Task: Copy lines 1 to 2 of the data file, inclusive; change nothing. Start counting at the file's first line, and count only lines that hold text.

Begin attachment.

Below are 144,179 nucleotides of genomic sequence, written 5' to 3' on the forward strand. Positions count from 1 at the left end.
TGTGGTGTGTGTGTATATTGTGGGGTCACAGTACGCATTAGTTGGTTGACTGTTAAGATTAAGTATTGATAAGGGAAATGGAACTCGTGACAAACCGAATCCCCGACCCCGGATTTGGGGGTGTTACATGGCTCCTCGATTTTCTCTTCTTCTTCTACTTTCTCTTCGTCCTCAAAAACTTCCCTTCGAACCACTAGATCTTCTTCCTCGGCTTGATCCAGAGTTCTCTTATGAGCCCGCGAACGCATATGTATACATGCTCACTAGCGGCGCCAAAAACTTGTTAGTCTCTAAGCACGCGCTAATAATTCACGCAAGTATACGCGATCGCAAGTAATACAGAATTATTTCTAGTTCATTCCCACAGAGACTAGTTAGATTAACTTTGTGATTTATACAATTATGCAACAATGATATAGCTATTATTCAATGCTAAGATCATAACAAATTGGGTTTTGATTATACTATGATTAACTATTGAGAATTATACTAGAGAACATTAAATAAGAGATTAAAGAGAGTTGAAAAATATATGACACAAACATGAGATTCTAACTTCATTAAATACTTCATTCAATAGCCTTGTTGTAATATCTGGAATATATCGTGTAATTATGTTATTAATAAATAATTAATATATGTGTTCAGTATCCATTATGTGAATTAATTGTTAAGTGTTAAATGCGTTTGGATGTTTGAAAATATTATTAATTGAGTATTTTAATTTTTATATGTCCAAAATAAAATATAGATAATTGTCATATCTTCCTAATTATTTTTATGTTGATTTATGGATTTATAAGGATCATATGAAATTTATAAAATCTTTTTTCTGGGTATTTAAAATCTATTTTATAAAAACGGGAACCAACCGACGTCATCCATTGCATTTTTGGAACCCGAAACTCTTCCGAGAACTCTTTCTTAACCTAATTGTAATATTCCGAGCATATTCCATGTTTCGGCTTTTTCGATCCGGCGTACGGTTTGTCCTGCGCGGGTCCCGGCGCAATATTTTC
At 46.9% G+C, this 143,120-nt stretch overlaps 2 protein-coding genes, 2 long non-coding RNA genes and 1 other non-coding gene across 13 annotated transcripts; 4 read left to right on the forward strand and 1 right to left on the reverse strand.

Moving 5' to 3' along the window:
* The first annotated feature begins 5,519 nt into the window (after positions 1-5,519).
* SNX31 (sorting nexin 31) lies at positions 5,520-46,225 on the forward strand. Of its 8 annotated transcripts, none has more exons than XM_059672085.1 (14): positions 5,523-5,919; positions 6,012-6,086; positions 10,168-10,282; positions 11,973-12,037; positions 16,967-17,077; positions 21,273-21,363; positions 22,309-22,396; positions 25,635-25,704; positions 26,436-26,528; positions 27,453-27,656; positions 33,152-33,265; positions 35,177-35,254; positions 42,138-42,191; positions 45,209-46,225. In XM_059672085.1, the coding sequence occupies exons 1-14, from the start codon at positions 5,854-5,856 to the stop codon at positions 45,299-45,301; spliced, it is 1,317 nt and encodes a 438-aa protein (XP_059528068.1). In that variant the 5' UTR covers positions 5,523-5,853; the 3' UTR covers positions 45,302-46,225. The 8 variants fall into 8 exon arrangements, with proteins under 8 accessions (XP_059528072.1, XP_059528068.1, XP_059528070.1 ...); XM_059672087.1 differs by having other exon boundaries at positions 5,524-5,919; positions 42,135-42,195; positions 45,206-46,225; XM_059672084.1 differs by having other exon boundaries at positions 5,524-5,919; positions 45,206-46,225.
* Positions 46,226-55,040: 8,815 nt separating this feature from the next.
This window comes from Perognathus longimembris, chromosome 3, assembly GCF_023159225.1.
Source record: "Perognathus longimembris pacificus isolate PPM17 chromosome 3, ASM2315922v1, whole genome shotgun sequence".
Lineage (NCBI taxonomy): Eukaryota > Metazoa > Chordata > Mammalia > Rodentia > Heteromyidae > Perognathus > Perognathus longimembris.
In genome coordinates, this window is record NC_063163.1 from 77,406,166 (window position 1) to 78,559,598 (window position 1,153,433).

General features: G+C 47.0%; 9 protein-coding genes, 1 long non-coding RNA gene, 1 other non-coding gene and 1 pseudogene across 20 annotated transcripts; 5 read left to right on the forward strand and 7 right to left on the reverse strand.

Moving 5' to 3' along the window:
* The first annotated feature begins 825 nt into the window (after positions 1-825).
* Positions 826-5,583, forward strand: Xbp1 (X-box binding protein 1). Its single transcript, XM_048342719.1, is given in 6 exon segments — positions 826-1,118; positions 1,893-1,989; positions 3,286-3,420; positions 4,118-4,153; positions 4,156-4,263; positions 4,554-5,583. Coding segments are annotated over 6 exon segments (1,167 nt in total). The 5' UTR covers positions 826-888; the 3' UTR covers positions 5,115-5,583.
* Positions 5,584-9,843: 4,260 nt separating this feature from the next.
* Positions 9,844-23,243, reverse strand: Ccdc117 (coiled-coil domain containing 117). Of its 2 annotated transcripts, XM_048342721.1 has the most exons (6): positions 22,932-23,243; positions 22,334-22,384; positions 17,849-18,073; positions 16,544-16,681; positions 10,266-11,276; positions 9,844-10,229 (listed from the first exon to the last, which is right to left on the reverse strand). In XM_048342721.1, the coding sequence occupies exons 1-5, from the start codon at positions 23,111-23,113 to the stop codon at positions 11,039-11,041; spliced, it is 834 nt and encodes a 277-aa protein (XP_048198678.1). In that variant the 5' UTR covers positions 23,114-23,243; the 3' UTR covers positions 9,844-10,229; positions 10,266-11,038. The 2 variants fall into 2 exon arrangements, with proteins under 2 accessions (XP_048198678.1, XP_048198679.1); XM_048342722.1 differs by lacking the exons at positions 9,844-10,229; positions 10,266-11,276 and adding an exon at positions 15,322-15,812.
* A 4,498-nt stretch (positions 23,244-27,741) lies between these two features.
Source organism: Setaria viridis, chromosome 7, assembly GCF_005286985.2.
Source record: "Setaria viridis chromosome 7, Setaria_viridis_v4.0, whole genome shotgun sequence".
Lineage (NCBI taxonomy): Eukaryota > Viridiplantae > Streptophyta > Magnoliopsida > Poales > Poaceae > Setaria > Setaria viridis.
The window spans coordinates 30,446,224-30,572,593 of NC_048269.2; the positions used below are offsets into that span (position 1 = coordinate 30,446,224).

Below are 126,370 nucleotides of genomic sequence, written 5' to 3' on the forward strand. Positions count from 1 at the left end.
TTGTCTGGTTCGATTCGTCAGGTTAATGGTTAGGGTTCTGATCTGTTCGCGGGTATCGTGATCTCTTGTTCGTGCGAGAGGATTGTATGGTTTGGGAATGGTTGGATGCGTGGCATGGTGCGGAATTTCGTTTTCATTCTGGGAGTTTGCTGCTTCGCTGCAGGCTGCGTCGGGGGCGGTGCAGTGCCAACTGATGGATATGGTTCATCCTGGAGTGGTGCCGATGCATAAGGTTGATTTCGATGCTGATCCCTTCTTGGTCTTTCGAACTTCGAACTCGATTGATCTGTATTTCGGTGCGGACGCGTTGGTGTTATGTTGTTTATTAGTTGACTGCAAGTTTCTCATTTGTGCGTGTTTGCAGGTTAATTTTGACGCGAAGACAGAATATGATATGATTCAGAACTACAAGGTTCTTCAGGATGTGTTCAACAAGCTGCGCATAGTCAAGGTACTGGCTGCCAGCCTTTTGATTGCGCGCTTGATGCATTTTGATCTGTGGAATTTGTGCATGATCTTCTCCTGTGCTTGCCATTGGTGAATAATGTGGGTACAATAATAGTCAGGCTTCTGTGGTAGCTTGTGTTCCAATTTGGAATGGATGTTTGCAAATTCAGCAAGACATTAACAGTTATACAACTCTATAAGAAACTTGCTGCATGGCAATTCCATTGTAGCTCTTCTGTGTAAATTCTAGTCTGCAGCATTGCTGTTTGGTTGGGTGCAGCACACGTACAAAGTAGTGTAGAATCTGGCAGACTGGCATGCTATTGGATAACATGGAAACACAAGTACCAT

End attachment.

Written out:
Below are 144,179 nucleotides of genomic sequence, written 5' to 3' on the forward strand. Positions count from 1 at the left end.
TGTGGTGTGTGTGTATATTGTGGGGTCACAGTACGCATTAGTTGGTTGACTGTTAAGATTAAGTATTGATAAGGGAAATGGAACTCGTGACAAACCGAATCCCCGACCCCGGATTTGGGGGTGTTACATGGCTCCTCGATTTTCTCTTCTTCTTCTACTTTCTCTTCGTCCTCAAAAACTTCCCTTCGAACCACTAGATCTTCTTCCTCGGCTTGATCCAGAGTTCTCTTATGAGCCCGCGAACGCATATGTATACATGCTCACTAGCGGCGCCAAAAACTTGTTAGTCTCTAAGCACGCGCTAATAATTCACGCAAGTATACGCGATCGCAAGTAATACAGAATTATTTCTAGTTCATTCCCACAGAGACTAGTTAGATTAACTTTGTGATTTATACAATTATGCAACAATGATATAGCTATTATTCAATGCTAAGATCATAACAAATTGGGTTTTGATTATACTATGATTAACTATTGAGAATTATACTAGAGAACATTAAATAAGAGATTAAAGAGAGTTGAAAAATATATGACACAAACATGAGATTCTAACTTCATTAAATACTTCATTCAATAGCCTTGTTGTAATATCTGGAATATATCGTGTAATTATGTTATTAATAAATAATTAATATATGTGTTCAGTATCCATTATGTGAATTAATTGTTAAGTGTTAAATGCGTTTGGATGTTTGAAAATATTATTAATTGAGTATTTTAATTTTTATATGTCCAAAATAAAATATAGATAATTGTCATATCTTCCTAATTATTTTTATGTTGATTTATGGATTTATAAGGATCATATGAAATTTATAAAATCTTTTTTCTGGGTATTTAAAATCTATTTTATAAAAACGGGAACCAACCGACGTCATCCATTGCATTTTTGGAACCCGAAACTCTTCCGAGAACTCTTTCTTAACCTAATTGTAATATTCCGAGCATATTCCATGTTTCGGCTTTTTCGATCCGGCGTACGGTTTGTCCTGCGCGGGTCCCGGCGCAATATTTTC